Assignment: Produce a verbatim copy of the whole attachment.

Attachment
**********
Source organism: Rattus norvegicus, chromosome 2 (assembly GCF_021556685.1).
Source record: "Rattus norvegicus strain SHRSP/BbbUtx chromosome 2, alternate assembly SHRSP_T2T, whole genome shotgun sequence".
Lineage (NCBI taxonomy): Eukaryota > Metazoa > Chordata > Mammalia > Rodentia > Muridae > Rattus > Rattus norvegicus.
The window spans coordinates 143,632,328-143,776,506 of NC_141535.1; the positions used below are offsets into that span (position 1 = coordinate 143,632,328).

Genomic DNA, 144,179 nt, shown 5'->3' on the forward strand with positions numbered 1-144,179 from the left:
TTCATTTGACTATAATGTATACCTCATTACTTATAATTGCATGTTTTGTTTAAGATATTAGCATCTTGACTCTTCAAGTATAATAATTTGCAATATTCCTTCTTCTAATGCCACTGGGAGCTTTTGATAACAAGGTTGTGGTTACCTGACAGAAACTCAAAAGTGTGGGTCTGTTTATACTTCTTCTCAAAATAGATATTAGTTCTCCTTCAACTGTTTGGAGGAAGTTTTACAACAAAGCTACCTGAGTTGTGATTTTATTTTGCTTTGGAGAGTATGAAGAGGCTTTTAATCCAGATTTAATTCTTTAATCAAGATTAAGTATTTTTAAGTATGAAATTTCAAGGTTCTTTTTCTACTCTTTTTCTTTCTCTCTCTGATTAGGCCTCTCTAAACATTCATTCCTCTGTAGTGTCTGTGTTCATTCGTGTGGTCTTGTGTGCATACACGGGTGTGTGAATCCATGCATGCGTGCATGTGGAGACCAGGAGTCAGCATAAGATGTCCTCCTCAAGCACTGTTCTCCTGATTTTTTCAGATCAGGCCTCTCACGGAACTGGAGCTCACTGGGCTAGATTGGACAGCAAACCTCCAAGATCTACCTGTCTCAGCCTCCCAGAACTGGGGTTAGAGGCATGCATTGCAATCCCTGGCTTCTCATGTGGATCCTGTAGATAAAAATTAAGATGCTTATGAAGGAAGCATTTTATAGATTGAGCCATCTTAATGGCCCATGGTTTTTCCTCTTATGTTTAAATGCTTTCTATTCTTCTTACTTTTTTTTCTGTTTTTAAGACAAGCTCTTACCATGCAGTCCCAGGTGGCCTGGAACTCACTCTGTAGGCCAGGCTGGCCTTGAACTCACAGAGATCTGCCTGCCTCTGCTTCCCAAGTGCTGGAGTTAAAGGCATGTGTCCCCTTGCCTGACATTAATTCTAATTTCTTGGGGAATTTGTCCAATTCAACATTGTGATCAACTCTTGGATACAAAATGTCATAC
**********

Source organism: Rattus norvegicus, chromosome 2 (assembly GCF_021556685.1).
Source record: "Rattus norvegicus strain SHRSP/BbbUtx chromosome 2, alternate assembly SHRSP_T2T, whole genome shotgun sequence".
Lineage (NCBI taxonomy): Eukaryota > Metazoa > Chordata > Mammalia > Rodentia > Muridae > Rattus > Rattus norvegicus.
The window spans coordinates 143,632,328-143,776,506 of NC_141535.1; the positions used below are offsets into that span (position 1 = coordinate 143,632,328).

Genomic DNA, 144,179 nt, shown 5'->3' on the forward strand with positions numbered 1-144,179 from the left:
TTCATTTGACTATAATGTATACCTCATTACTTATAATTGCATGTTTTGTTTAAGATATTAGCATCTTGACTCTTCAAGTATAATAATTTGCAATATTCCTTCTTCTAATGCCACTGGGAGCTTTTGATAACAAGGTTGTGGTTACCTGACAGAAACTCAAAAGTGTGGGTCTGTTTATACTTCTTCTCAAAATAGATATTAGTTCTCCTTCAACTGTTTGGAGGAAGTTTTACAACAAAGCTACCTGAGTTGTGATTTTATTTTGCTTTGGAGAGTATGAAGAGGCTTTTAATCCAGATTTAATTCTTTAATCAAGATTAAGTATTTTTAAGTATGAAATTTCAAGGTTCTTTTTCTACTCTTTTTCTTTCTCTCTCTGATTAGGCCTCTCTAAACATTCATTCCTCTGTAGTGTCTGTGTTCATTCGTGTGGTCTTGTGTGCATACACGGGTGTGTGAATCCATGCATGCGTGCATGTGGAGACCAGGAGTCAGCATAAGATGTCCTCCTCAAGCACTGTTCTCCTGATTTTTTCAGATCAGGCCTCTCACGGAACTGGAGCTCACTGGGCTAGATTGGACAGCAAACCTCCAAGATCTACCTGTCTCAGCCTCCCAGAACTGGGGTTAGAGGCATGCATTGCAATCCCTGGCTTCTCATGTGGATCCTGTAGATAAAAATTAAGATGCTTATGAAGGAAGCATTTTATAGATTGAGCCATCTTAATGGCCCATGGTTTTTCCTCTTATGTTTAAATGCTTTCTATTCTTCTTACTTTTTTTTCTGTTTTTAAGACAAGCTCTTACCATGCAGTCCCAGGTGGCCTGGAACTCACTCTGTAGGCCAGGCTGGCCTTGAACTCACAGAGATCTGCCTGCCTCTGCTTCCCAAGTGCTGGAGTTAAAGGCATGTGTCCCCTTGCCTGACATTAATTCTAATTTCTTGGGGAATTTGTCCAATTCAACATTGTGATCAACTCTTGGATACAAAATGTCATAC